Gorgeous fruit, with bountiful bunches of bright orange tomatoes.  Very sweet.  I’m being conservative by saying that we’ve harvested over 200 tomatoes off this one plant already this season, and we’re harvesting another 50+ daily right now.


The clear champion of this summer, however, was the experimental variety, the Green Zebra. The Green Zebra, it turns out, is not an heirloom tomato (although I thought it was when I bought it.)

The plant has been an incredible grower, and has produced several dozen fruits already.  They are a beautiful green striped, medium-sized tomato that turn yellow at the top when they are ripe.


They grow in beautiful clusters, and the vine has been producing several ripe tomatoes every day through August.


They taste delicious, like a slightly acidic version of a typical salad tomato, but with beautiful color.  Fantastic addition to any garden.

So, the 2009 award for best tomato (in my garden) goes to: Green Zebra.

Maybe I can get Zynga to add it to Farmville as a “Super” crop?  🙂

More Farmville Economics: Treeconomics

Wow.  The traffic from the first two blog posts on Farmville has been high.  In fact, the Zynga blog even picked up the two articles.  Very flattering.

I was all set to write a post tonight on the economics of trees in Farmville… but then I caught Pablo’s post on “Treeconomics”.

Brilliant.  Leveraging some of the work I had done, he does a evaluation of a 16-square of trees in terms of “yield” vs. crops.  Very interesting, confirming that a 16-square of Date trees can compare very favorably to almost everything. Before we continue diving into the games, lets come back out into the real world, trees are good for the environment, but if you really need to get them out of your way and plant them somewhere else, then click here to get the best prices on stump grinding from this company. Now back to business…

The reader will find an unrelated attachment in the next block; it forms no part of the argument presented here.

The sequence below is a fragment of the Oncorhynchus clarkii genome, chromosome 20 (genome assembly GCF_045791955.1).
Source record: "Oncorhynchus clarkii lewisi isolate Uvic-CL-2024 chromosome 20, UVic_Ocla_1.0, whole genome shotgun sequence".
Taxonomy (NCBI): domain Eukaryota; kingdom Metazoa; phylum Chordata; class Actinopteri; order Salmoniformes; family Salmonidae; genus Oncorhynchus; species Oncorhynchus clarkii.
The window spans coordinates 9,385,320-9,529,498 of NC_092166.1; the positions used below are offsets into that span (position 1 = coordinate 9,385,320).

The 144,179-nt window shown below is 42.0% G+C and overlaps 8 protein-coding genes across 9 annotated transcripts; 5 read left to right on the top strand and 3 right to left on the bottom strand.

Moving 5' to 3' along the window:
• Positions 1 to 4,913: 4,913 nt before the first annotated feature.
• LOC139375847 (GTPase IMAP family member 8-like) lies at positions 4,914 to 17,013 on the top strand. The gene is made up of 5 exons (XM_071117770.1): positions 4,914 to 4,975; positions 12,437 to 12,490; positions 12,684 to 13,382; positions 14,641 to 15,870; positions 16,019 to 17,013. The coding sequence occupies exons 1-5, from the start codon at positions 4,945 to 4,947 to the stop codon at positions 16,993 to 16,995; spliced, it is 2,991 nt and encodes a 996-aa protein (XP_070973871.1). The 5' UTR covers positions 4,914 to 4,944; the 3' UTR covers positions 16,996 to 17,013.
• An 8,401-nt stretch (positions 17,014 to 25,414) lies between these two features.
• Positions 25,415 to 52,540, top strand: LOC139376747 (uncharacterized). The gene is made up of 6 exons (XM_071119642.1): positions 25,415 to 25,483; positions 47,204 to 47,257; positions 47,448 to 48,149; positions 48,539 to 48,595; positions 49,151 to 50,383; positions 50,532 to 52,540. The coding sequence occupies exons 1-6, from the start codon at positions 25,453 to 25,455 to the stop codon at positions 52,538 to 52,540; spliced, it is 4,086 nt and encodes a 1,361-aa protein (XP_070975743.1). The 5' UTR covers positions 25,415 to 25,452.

I’m going to have to think about this a bit more – I want to build a model where I incorporate a few additional factors:

  • The “down payment” for trees.
  • The freedom to never have to “plow” or “plant” again. (value of time)
  • The freedom from working capital for seeds on an ongoing basis.
  • The removal of “withering risk”.  Crops wither after 20% of their growing time, yielding a complete loss of the capital to plow & plant.  Trees never wither.
  • The lack of experience points from trees
  • Incorporate the data from all the trees, not just the ones you can buy.

I’ll still write a follow up here, but tonight there is no need.  Check out this table from Pablo as  sample:

Cost Revenue/Harvest Days to Harvest Daily Revenue Daily Rev/ Invested $ Days to Payback
Date $800.0 $69.0 3 $23.00 2.88% 35
Lime $750.0 $75.0 5 $15.00 2.00% 50
Lemon $475.0 $41.0 3 $13.67 2.88% 35
Peach $500.0 $47.0 4 $11.75 2.35% 43
Fig $350.0 $33.0 3 $11.00 3.14% 32
Plum $350.0 $30.0 3 $10.00 2.86% 35
Orange $425.0 $40.0 4 $10.00 2.35% 43
Apple $325.0 $28.0 3 $9.33 2.87% 35
Cherry $225.0 $18.0 2 $9.00 4.00% 25

And this one:

Daily Profit Total Profit Initial investment Residual Value Profit
Super Berries $900.0 $81,000.0 $81,000.0
Date tree square $368.0 $33,120.0 $12,800 $640.0 $20,960.0
Tomatoes $174.0 $15,660.0 $15,660.0
Raspberries $132.0 $11,880.0 $11,880.0

Too cool.

Now go read it.

Updates: I’ve now posted additional articles on Farmville Economics:

The Personal Economics of Farmville, Part 2

Yesterday, I wrote a fairly popular post about the personal economics of Farmville, the extremely popular Facebook game by Zynga.  There were enough comments and emails about the original post, I decided to write a quick follow-up to cover some of the most common ideas and concerns.